The Tories have been fined £70,000 over “significant failures” in declaring election spending – and there could be worse to come as the party’s former Treasurer faces the possibility of a criminal investigation.
The Electoral Commission has this morning published a damning report details its investigation into Tory spending on the 2015 general election and a series of by-elections leading up to it.
It notes that the Tories “did not cooperate fully” with the Commission and at times “hindered and caused delay to the investigation.”
Despite that, it found:
- Spent at least £104,765 on the last general election that they did not declare – and “more likely a far higher figure.”
- Did not report or reported incorrectly another £118,124 in payments; including money which was registered as a central party spending rather than candidate spending.
- Did not include the required invoices or receipts for 81 payments to the value of £52,924.
- Failed to maintain records explaining the amounts it invoiced to candidates in three 2014 by-elections – in Clacton, Newark and Rochester and Strood.
In a damning verdict, Electoral Commission chairman Sir John Holmes said:
“Our investigation uncovered numerous failures by a large, well-resourced and experienced Party to ensure that accurate records of spending were maintained and that all of the Party’s spending was reported correctly. The rules established by Parliament for political parties and their finances are there to ensure transparency and accountability. Where the rules are not followed, it undermines voters’ confidence in our democratic processes, which is why political parties need to take their responsibilities under the legislation seriously.”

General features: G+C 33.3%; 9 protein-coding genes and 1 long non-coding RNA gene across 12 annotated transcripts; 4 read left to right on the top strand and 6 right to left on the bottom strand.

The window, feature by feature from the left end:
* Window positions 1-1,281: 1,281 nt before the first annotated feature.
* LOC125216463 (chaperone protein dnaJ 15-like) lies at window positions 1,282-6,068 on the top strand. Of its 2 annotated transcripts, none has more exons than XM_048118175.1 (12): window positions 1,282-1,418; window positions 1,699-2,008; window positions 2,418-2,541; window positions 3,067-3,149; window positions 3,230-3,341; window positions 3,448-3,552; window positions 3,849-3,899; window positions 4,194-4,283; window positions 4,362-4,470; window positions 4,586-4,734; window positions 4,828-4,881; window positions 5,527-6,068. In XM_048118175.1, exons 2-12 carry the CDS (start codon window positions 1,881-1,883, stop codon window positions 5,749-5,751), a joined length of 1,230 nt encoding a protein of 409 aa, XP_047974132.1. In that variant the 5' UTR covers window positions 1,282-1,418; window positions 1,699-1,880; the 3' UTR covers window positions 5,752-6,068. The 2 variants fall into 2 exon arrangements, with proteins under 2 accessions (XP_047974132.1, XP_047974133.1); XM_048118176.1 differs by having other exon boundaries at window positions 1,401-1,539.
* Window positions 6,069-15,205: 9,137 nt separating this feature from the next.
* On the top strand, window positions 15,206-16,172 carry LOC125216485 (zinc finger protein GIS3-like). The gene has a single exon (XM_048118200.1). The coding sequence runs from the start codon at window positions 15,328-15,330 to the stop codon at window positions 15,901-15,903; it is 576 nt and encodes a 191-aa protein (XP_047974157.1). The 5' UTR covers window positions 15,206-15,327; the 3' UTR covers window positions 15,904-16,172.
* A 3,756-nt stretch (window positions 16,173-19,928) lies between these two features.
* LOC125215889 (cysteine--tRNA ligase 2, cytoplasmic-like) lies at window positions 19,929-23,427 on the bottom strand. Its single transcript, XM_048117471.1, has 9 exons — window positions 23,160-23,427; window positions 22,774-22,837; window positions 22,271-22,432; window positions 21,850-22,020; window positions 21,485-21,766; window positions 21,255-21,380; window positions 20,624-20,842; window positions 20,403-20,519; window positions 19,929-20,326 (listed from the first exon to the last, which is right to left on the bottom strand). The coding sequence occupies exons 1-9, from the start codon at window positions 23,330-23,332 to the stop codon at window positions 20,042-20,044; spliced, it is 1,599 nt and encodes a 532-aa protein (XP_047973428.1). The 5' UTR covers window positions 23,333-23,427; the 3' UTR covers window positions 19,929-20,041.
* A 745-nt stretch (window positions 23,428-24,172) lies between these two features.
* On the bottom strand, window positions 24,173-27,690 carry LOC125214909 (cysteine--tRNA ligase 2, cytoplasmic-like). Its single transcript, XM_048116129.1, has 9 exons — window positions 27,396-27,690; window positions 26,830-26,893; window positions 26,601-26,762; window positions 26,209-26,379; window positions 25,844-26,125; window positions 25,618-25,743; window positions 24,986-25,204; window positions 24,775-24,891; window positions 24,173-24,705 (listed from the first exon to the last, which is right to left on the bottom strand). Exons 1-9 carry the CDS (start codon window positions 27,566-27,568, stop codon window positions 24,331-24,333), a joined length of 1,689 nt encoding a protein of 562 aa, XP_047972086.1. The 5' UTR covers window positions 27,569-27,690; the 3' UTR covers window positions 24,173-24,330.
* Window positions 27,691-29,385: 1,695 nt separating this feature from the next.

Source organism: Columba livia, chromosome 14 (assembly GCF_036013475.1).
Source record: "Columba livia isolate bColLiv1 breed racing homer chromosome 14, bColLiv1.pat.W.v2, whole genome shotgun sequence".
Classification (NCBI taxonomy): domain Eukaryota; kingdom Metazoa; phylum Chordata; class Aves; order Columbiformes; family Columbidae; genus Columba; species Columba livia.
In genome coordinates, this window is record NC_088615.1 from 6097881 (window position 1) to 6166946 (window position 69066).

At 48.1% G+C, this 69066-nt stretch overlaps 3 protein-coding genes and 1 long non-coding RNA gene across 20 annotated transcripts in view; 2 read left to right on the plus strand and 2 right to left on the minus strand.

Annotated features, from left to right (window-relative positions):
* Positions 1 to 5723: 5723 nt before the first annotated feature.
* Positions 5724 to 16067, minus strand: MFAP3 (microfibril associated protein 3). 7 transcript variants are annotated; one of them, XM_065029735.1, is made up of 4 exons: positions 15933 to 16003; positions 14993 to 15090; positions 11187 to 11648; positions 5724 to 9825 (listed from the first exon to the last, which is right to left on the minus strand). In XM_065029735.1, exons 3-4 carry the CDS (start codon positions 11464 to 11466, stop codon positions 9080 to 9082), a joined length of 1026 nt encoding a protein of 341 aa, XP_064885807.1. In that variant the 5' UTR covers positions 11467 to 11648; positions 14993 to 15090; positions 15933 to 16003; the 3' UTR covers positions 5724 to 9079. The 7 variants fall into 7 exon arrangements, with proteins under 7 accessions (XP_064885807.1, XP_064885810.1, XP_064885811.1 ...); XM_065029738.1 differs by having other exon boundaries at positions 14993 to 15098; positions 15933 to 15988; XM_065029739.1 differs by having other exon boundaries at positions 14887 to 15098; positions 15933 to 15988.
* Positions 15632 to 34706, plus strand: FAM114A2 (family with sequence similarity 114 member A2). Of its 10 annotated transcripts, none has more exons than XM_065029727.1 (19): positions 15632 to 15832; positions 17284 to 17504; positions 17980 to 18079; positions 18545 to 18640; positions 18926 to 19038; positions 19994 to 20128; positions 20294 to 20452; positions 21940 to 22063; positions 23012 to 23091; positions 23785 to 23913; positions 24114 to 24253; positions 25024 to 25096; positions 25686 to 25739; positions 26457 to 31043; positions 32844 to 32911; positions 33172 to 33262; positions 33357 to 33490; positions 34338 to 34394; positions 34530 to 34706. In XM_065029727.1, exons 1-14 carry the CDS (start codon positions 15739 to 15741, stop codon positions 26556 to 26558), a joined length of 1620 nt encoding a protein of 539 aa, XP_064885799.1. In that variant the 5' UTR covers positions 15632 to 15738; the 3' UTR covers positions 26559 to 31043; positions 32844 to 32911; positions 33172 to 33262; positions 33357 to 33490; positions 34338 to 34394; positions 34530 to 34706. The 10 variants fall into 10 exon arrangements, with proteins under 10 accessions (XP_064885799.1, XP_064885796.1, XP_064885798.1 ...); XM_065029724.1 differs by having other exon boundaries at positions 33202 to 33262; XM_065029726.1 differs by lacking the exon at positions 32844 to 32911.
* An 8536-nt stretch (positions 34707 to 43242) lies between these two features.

In addition, the party’s Treasurer at the time, Simon Day, has been referred to the Metropolitan police.
Day declared that the party’s spending return was to the best of his knowledge complied with electoral law. However the Electoral Commission said:
“The investigation established that the Party’s general election return was neither complete nor correct, and the evidence gathered during the course of the investigation has given the Commission reason to suspect that an offence may have been committed. Knowingly or recklessly making a false declaration under this section of the Act is a criminal offence and falls outside the remit of the Commission’s civil sanctioning powers. It will be a matter for the police as to what steps they take following the Commission’s referral.”
The report comes after it was revealed a dozen police forces have passed files to the Crown Prosecution Service that contain allegations that 20 Tory MPs broke spending limits at the 2015 general election.
It must be easy to lose track of it when you have so much money…